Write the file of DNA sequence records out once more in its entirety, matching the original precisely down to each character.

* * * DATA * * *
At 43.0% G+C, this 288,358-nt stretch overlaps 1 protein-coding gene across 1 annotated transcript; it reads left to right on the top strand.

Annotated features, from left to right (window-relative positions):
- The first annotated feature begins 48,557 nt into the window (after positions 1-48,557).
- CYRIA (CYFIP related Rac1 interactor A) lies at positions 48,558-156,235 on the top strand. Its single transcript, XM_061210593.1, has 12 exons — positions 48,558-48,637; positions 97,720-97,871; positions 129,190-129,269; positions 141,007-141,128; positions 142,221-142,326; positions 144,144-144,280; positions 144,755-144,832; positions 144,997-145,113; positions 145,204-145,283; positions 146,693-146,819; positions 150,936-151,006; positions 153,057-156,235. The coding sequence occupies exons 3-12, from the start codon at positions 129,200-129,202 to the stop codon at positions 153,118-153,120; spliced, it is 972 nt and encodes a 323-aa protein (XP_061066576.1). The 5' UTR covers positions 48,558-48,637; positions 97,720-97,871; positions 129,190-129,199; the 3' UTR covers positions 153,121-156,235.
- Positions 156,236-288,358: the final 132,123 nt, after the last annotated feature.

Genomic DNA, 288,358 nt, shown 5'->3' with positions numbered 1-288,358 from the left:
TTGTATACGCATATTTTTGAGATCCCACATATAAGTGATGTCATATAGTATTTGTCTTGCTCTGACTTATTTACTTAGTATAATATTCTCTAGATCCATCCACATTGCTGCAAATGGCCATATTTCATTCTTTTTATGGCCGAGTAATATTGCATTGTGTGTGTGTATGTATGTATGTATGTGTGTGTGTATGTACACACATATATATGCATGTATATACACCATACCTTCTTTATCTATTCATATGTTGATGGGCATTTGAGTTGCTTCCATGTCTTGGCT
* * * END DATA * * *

At 43.0% G+C, this 288,358-nt stretch overlaps 1 protein-coding gene across 1 annotated transcript; it reads left to right on the top strand.

Annotated features, from left to right (window-relative positions):
- The first annotated feature begins 48,557 nt into the window (after positions 1-48,557).
- CYRIA (CYFIP related Rac1 interactor A) lies at positions 48,558-156,235 on the top strand. Its single transcript, XM_061210593.1, has 12 exons — positions 48,558-48,637; positions 97,720-97,871; positions 129,190-129,269; positions 141,007-141,128; positions 142,221-142,326; positions 144,144-144,280; positions 144,755-144,832; positions 144,997-145,113; positions 145,204-145,283; positions 146,693-146,819; positions 150,936-151,006; positions 153,057-156,235. The coding sequence occupies exons 3-12, from the start codon at positions 129,200-129,202 to the stop codon at positions 153,118-153,120; spliced, it is 972 nt and encodes a 323-aa protein (XP_061066576.1). The 5' UTR covers positions 48,558-48,637; positions 97,720-97,871; positions 129,190-129,199; the 3' UTR covers positions 153,121-156,235.
- Positions 156,236-288,358: the final 132,123 nt, after the last annotated feature.

Genomic DNA, 288,358 nt, shown 5'->3' with positions numbered 1-288,358 from the left:
TTGTATACGCATATTTTTGAGATCCCACATATAAGTGATGTCATATAGTATTTGTCTTGCTCTGACTTATTTACTTAGTATAATATTCTCTAGATCCATCCACATTGCTGCAAATGGCCATATTTCATTCTTTTTATGGCCGAGTAATATTGCATTGTGTGTGTGTATGTATGTATGTATGTGTGTGTGTATGTACACACATATATATGCATGTATATACACCATACCTTCTTTATCTATTCATATGTTGATGGGCATTTGAGTTGCTTCCATGTCTTGGCT